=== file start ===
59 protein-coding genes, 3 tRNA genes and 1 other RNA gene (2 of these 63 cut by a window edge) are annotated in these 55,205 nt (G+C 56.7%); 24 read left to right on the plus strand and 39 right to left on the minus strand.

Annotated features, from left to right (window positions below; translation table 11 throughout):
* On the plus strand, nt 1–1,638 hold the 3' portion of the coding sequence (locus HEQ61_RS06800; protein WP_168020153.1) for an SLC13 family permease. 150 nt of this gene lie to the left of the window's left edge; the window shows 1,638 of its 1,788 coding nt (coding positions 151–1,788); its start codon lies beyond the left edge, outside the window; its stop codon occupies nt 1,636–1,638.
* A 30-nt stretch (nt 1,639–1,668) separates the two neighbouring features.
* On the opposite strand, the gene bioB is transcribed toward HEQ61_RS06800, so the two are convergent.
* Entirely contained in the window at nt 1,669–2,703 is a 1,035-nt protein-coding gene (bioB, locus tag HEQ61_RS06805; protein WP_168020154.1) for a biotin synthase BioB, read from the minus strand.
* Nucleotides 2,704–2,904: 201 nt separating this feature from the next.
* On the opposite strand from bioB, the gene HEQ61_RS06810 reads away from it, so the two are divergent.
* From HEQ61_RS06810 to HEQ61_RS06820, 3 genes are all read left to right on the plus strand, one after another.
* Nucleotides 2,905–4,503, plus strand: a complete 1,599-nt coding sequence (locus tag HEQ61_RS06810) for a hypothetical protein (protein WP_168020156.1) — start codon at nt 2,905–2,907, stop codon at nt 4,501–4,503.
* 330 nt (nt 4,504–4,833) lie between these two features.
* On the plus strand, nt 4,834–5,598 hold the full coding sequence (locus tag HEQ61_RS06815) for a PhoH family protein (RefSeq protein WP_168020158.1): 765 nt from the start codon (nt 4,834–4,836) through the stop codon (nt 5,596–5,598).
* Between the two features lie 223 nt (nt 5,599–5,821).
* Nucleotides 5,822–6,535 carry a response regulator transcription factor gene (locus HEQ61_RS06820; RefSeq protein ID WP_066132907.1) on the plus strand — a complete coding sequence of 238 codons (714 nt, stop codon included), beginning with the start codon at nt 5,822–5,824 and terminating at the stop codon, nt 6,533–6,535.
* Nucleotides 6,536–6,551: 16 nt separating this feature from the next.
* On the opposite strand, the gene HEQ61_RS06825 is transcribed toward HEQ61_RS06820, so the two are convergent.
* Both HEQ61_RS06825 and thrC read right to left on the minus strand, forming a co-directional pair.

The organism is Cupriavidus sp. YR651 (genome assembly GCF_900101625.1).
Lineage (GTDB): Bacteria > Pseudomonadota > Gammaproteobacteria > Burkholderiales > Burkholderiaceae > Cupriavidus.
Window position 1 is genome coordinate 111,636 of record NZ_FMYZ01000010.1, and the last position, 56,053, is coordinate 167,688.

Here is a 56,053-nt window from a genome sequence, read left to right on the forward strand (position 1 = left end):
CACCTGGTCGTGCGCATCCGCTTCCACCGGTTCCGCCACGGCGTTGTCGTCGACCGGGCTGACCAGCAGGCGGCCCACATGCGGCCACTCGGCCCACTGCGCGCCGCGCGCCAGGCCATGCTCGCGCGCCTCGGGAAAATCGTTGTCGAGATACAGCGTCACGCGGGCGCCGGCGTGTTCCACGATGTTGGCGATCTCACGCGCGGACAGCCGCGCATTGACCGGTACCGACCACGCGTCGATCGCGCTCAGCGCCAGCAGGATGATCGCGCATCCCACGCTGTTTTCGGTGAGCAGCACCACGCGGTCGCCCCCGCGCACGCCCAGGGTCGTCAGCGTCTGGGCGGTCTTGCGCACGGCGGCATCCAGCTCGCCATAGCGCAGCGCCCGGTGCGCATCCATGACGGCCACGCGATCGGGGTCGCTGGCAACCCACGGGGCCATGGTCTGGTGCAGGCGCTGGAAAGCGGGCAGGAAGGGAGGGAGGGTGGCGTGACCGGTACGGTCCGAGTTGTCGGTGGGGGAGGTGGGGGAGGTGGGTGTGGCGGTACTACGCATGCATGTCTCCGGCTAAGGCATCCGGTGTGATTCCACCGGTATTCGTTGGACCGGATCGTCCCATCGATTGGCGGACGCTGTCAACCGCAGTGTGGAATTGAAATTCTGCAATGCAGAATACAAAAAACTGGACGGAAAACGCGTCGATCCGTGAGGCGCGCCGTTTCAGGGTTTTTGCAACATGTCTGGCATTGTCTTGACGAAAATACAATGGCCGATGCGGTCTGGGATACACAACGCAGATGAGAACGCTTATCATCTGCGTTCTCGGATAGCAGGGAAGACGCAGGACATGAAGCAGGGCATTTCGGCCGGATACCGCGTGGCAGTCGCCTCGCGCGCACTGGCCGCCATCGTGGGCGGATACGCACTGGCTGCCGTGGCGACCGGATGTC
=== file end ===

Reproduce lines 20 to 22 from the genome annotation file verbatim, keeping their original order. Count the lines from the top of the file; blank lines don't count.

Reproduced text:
Window position 1 is genome coordinate 111,636 of record NZ_FMYZ01000010.1, and the last position, 56,053, is coordinate 167,688.

Here is a 56,053-nt window from a genome sequence, read left to right on the forward strand (position 1 = left end):
CACCTGGTCGTGCGCATCCGCTTCCACCGGTTCCGCCACGGCGTTGTCGTCGACCGGGCTGACCAGCAGGCGGCCCACATGCGGCCACTCGGCCCACTGCGCGCCGCGCGCCAGGCCATGCTCGCGCGCCTCGGGAAAATCGTTGTCGAGATACAGCGTCACGCGGGCGCCGGCGTGTTCCACGATGTTGGCGATCTCACGCGCGGACAGCCGCGCATTGACCGGTACCGACCACGCGTCGATCGCGCTCAGCGCCAGCAGGATGATCGCGCATCCCACGCTGTTTTCGGTGAGCAGCACCACGCGGTCGCCCCCGCGCACGCCCAGGGTCGTCAGCGTCTGGGCGGTCTTGCGCACGGCGGCATCCAGCTCGCCATAGCGCAGCGCCCGGTGCGCATCCATGACGGCCACGCGATCGGGGTCGCTGGCAACCCACGGGGCCATGGTCTGGTGCAGGCGCTGGAAAGCGGGCAGGAAGGGAGGGAGGGTGGCGTGACCGGTACGGTCCGAGTTGTCGGTGGGGGAGGTGGGGGAGGTGGGTGTGGCGGTACTACGCATGCATGTCTCCGGCTAAGGCATCCGGTGTGATTCCACCGGTATTCGTTGGACCGGATCGTCCCATCGATTGGCGGACGCTGTCAACCGCAGTGTGGAATTGAAATTCTGCAATGCAGAATACAAAAAACTGGACGGAAAACGCGTCGATCCGTGAGGCGCGCCGTTTCAGGGTTTTTGCAACATGTCTGGCATTGTCTTGACGAAAATACAATGGCCGATGCGGTCTGGGATACACAACGCAGATGAGAACGCTTATCATCTGCGTTCTCGGATAGCAGGGAAGACGCAGGACATGAAGCAGGGCATTTCGGCCGGATACCGCGTGGCAGTCGCCTCGCGCGCACTGGCCGCCATCGTGGGCGGATACGCACTGGCTGCCGTGGCGACCGGATGTC